Oracle posts strong Q4, full-year results

Showing strong growth amid a worldwide economic downturn, Oracle on Wednesday reported fourth-quarter revenues of US$7.2 billion, a 24 per cent rise compared to the same quarter last year, and total revenue for fiscal 2008 of US$22.4 billion, up 25 per cent.

Fourth-quarter earnings per share were up 27 per cent to 39 cents over the same quarter in 2007, and net income also rose 27 per cent, to US$2 billion. For the fiscal year, earnings per share stood at US$1.06, a rise of 30 per cent. Net income for the year was US$5.5 billion, up 29 per cent.

Excluding one-time charges, analysts polled by Thomson Financial had on average predicted earnings per share of 44 cents for the fourth quarter and US$1.27 for the year.

Oracle’s adjusted results beat those estimates, at 47 cents per share for the quarter and US$1.30 for the fiscal year.

Fourth-quarter software revenues rose 26 per cent to US$6 billion.

Wall Street is increasingly viewing Oracle as a bellwether for the tech space overall, and even the larger economy.

Oracle is making pushes into new verticals as part of its growth strategy. This week it announced the acquisition of Skywire Software, maker of software for the insurance industry. That move followed its recent announcement that it planned to buy AdminServer, another insurance software maker.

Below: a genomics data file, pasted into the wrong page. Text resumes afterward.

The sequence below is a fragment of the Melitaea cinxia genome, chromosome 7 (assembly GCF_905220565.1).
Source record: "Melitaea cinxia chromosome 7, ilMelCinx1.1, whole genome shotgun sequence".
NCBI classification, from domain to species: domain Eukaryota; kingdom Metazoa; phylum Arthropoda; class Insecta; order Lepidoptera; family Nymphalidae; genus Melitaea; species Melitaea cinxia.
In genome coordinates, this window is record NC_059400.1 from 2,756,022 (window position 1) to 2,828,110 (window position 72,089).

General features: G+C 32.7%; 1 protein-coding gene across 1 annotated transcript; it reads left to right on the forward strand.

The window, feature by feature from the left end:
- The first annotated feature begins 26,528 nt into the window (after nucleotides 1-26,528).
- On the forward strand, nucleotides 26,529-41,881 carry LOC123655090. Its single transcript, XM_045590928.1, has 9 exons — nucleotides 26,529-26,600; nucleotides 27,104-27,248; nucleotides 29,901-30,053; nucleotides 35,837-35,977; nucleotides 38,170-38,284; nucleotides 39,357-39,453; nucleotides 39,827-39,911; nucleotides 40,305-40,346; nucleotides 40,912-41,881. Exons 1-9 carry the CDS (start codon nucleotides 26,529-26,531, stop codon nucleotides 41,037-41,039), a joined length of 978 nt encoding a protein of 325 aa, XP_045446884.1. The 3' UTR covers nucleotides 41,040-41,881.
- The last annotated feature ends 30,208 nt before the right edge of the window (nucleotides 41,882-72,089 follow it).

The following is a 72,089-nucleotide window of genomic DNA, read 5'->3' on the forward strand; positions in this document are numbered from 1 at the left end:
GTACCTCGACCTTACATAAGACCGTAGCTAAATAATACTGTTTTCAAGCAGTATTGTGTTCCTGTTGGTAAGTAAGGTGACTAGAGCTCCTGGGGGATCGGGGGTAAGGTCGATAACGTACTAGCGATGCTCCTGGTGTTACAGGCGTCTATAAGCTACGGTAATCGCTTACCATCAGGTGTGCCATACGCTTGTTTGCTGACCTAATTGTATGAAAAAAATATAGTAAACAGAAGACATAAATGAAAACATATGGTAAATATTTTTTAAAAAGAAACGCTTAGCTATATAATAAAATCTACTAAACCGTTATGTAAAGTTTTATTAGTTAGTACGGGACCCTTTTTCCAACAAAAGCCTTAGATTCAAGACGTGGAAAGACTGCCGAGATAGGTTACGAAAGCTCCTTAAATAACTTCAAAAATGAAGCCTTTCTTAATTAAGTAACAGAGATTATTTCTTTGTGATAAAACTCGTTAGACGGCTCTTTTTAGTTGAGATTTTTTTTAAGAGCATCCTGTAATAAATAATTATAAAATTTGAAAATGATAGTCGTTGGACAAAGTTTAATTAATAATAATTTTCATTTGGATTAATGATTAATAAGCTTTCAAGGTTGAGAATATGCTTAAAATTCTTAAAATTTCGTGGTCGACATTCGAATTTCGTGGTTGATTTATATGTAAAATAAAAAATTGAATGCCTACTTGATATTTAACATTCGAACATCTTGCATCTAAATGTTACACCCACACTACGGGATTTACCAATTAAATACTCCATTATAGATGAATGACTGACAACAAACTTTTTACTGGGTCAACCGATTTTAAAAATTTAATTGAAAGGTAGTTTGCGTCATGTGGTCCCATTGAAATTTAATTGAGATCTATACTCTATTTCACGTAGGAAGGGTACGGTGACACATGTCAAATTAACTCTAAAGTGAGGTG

Also this week, Oracle said it is forming a new health and sciences business unit.

Meanwhile, the company recently pushed through a series of hefty price increases on its products.

For example, a CPU license for its database is now US$47,500, up from US$40,000. Oracle also appears to have raised prices for software it gained through its recent acquisition of BEA.

List prices aren’t necessarily what customers pay for software products, as the cost often gets lowered dramatically through negotiations, but now the baseline for talks is higher, said Ray Wang, an analyst with Forrester Research, in a previous interview.

In a blog post, Wang said the weak dollar is “the main rationale” behind Oracle’s move, as the company maintains a single worldwide price list.

“Unlike many vendors who account for global currency fluctuations with country, region, and industry specific uplifts, Oracle maintains consistent pricing in dollars,” he wrote. “The dramatic devaluation of the dollar has led to a de-facto discount in the 30 to 35 per cent range for multi-nationals who purchase in pounds sterling, euros, and to a lesser extent, yen.

“As a result, price increases mainly impact the U.S. while other Euro-zone countries will not see a major increase in real-dollar terms,” he added.

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